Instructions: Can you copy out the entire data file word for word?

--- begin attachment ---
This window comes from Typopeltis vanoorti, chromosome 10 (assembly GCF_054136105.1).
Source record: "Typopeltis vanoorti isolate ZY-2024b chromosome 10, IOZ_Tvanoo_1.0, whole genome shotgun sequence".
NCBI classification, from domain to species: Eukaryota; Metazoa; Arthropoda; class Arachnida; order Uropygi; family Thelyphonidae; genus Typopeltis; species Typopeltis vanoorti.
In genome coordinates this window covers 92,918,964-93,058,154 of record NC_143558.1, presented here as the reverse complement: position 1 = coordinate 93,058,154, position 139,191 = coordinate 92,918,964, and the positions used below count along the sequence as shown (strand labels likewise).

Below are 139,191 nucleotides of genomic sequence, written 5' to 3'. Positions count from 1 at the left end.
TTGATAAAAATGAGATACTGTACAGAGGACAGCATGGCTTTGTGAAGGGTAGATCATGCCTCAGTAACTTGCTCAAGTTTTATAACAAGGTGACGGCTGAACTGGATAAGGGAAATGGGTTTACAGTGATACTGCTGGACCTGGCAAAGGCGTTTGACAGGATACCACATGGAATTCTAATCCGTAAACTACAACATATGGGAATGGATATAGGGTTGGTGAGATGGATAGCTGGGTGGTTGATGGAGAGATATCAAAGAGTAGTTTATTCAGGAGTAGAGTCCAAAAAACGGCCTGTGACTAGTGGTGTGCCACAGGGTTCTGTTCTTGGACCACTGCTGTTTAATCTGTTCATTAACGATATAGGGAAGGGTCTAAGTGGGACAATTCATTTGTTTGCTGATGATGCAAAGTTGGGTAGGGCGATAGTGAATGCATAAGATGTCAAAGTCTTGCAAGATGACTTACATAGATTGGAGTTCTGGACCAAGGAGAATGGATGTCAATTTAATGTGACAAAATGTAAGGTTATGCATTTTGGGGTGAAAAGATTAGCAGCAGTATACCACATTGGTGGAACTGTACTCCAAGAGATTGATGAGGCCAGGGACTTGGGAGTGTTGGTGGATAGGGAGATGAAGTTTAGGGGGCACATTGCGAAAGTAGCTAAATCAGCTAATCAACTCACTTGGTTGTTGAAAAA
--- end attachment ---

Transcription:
This window comes from Typopeltis vanoorti, chromosome 10 (assembly GCF_054136105.1).
Source record: "Typopeltis vanoorti isolate ZY-2024b chromosome 10, IOZ_Tvanoo_1.0, whole genome shotgun sequence".
NCBI classification, from domain to species: Eukaryota; Metazoa; Arthropoda; class Arachnida; order Uropygi; family Thelyphonidae; genus Typopeltis; species Typopeltis vanoorti.
In genome coordinates this window covers 92,918,964-93,058,154 of record NC_143558.1, presented here as the reverse complement: position 1 = coordinate 93,058,154, position 139,191 = coordinate 92,918,964, and the positions used below count along the sequence as shown (strand labels likewise).

Below are 139,191 nucleotides of genomic sequence, written 5' to 3'. Positions count from 1 at the left end.
TTGATAAAAATGAGATACTGTACAGAGGACAGCATGGCTTTGTGAAGGGTAGATCATGCCTCAGTAACTTGCTCAAGTTTTATAACAAGGTGACGGCTGAACTGGATAAGGGAAATGGGTTTACAGTGATACTGCTGGACCTGGCAAAGGCGTTTGACAGGATACCACATGGAATTCTAATCCGTAAACTACAACATATGGGAATGGATATAGGGTTGGTGAGATGGATAGCTGGGTGGTTGATGGAGAGATATCAAAGAGTAGTTTATTCAGGAGTAGAGTCCAAAAAACGGCCTGTGACTAGTGGTGTGCCACAGGGTTCTGTTCTTGGACCACTGCTGTTTAATCTGTTCATTAACGATATAGGGAAGGGTCTAAGTGGGACAATTCATTTGTTTGCTGATGATGCAAAGTTGGGTAGGGCGATAGTGAATGCATAAGATGTCAAAGTCTTGCAAGATGACTTACATAGATTGGAGTTCTGGACCAAGGAGAATGGATGTCAATTTAATGTGACAAAATGTAAGGTTATGCATTTTGGGGTGAAAAGATTAGCAGCAGTATACCACATTGGTGGAACTGTACTCCAAGAGATTGATGAGGCCAGGGACTTGGGAGTGTTGGTGGATAGGGAGATGAAGTTTAGGGGGCACATTGCGAAAGTAGCTAAATCAGCTAATCAACTCACTTGGTTGTTGAAAAA